On October 31, 1918, eleven days before the armistice, Count Michael Karolyi (1895-1955) became prime minister of Hungary, after that country had severed its ties with Austria. One of the richest of the great landed nobles, Karolyi was also a democrat.
He proved his sincerity as a social reformer by handing over the fifty thousand acres of his own estate to be divided among the peasants and by preparing a land-reform law. He made every effort to reach a compromise with the national minorities, but they were past the point where they would trust any Magyar. The French commander of the Allied armies demanded that the Hungarians withdraw from Slovakia. In March 1919 Karolyi resigned in protest over the loss of Transylvania.
Thwarted nationalism now combined with a growing radicalism. A left-wing government took over, dominated by Bela Kun, Lenin’s agent. He put through revolutionary nationalization decrees and installed a soviet political system. The Allies could not tolerate a Bolshevik in Hungary. The Romanians invaded and drove Kun out; during 1919 and part of 1920 they occupied the country and stripped it of everything they could move. Meanwhile, under French protection, a counterrevolutionary government returned to Budapest, where Admiral Nicholas Horthy (1868-1957), a member of the gentry, became regent and chief of state in March 1920.
The Treaty of Trianon (June 1920) confirmed Hungary’s losses: a small strip of land to Austria, Transylvania to Romania, Slovakia to Czechoslovakia, and Croatia and other Serb and Croat territories to Yugoslavia. Thereafter, the most important political issue for the ruling groups in Hungary was revisionism, the effort to revise the treaty and get these lands back.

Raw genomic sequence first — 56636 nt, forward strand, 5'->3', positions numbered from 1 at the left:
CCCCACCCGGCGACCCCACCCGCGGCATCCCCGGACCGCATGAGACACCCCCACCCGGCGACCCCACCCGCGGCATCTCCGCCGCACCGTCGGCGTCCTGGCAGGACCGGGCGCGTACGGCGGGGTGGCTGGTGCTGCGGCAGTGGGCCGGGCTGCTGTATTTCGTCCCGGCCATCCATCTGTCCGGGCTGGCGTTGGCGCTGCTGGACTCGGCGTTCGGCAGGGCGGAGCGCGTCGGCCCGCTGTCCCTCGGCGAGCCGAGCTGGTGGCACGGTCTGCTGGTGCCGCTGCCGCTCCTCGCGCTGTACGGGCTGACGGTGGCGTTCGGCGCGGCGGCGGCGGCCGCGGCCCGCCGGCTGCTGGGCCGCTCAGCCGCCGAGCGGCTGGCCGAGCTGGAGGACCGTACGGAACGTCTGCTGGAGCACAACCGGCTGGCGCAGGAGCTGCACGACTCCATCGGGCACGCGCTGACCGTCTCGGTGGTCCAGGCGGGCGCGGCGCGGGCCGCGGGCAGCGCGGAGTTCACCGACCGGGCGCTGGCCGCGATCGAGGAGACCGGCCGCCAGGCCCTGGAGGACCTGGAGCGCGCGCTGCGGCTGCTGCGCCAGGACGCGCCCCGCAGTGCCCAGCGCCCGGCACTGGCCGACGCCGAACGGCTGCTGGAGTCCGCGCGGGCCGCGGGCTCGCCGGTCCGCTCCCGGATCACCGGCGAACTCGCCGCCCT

Most Hungarians, however, cared relatively little about revisionism. Hungary had no land reform; the great estates remained intact; nobles and gentry remained dominant. Behind a screen of parliamentary government, an authoritarian dictatorship governed the country. It was helped by a swollen bureaucracy, and it became more and more fascist in character as the years went by. In 1927 a treaty with Italy began a close association between Hungary and Mussolini.
While the Italians supplied arms to the Hungarians, Hitler favored Hungarian revisionism along with his own. After Austria had fallen to Hitler, he had Hungary in his pocket, and when he broke up Czechoslovakia in March 1939, the Hungarians seized the extreme eastern portion, Ruthenia, and a small part of Slovakia.
To pursue revisionism, the Hungarians had to follow Hitler, since he alone offered the opportunity to redraw the map as they felt it should be drawn; so before war broke out, they had withdrawn from the League of Nations and had enacted anti-Semitic laws in the Nazi pattern. But because Hitler needed Romania, too, he would not give the Magyars all of Transylvania. Thus Hungary remained dependent on German foreign policy.